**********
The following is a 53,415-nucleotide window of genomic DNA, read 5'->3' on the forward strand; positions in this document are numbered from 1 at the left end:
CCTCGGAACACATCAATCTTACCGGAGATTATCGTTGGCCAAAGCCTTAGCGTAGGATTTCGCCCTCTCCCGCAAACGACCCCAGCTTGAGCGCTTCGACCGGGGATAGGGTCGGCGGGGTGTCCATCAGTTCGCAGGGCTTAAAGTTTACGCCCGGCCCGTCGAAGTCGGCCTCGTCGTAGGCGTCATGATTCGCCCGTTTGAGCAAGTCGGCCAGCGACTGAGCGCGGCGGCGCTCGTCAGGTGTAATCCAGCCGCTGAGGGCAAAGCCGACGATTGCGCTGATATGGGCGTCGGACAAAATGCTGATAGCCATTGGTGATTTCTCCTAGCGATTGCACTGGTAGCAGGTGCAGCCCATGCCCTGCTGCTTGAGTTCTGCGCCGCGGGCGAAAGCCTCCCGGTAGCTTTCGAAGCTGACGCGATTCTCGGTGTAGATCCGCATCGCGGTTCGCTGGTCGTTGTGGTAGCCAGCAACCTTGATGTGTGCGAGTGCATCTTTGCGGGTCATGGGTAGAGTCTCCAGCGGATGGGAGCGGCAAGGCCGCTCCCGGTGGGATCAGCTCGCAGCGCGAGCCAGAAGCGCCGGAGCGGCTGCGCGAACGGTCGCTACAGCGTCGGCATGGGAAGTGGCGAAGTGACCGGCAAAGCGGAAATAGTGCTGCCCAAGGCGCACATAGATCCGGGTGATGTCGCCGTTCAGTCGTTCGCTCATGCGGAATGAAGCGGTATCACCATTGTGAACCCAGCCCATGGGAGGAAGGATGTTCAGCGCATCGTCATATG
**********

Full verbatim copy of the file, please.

The following is a 53,415-nucleotide window of genomic DNA, read 5'->3' on the forward strand; positions in this document are numbered from 1 at the left end:
CCTCGGAACACATCAATCTTACCGGAGATTATCGTTGGCCAAAGCCTTAGCGTAGGATTTCGCCCTCTCCCGCAAACGACCCCAGCTTGAGCGCTTCGACCGGGGATAGGGTCGGCGGGGTGTCCATCAGTTCGCAGGGCTTAAAGTTTACGCCCGGCCCGTCGAAGTCGGCCTCGTCGTAGGCGTCATGATTCGCCCGTTTGAGCAAGTCGGCCAGCGACTGAGCGCGGCGGCGCTCGTCAGGTGTAATCCAGCCGCTGAGGGCAAAGCCGACGATTGCGCTGATATGGGCGTCGGACAAAATGCTGATAGCCATTGGTGATTTCTCCTAGCGATTGCACTGGTAGCAGGTGCAGCCCATGCCCTGCTGCTTGAGTTCTGCGCCGCGGGCGAAAGCCTCCCGGTAGCTTTCGAAGCTGACGCGATTCTCGGTGTAGATCCGCATCGCGGTTCGCTGGTCGTTGTGGTAGCCAGCAACCTTGATGTGTGCGAGTGCATCTTTGCGGGTCATGGGTAGAGTCTCCAGCGGATGGGAGCGGCAAGGCCGCTCCCGGTGGGATCAGCTCGCAGCGCGAGCCAGAAGCGCCGGAGCGGCTGCGCGAACGGTCGCTACAGCGTCGGCATGGGAAGTGGCGAAGTGACCGGCAAAGCGGAAATAGTGCTGCCCAAGGCGCACATAGATCCGGGTGATGTCGCCGTTCAGTCGTTCGCTCATGCGGAATGAAGCGGTATCACCATTGTGAACCCAGCCCATGGGAGGAAGGATGTTCAGCGCATCGTCATATG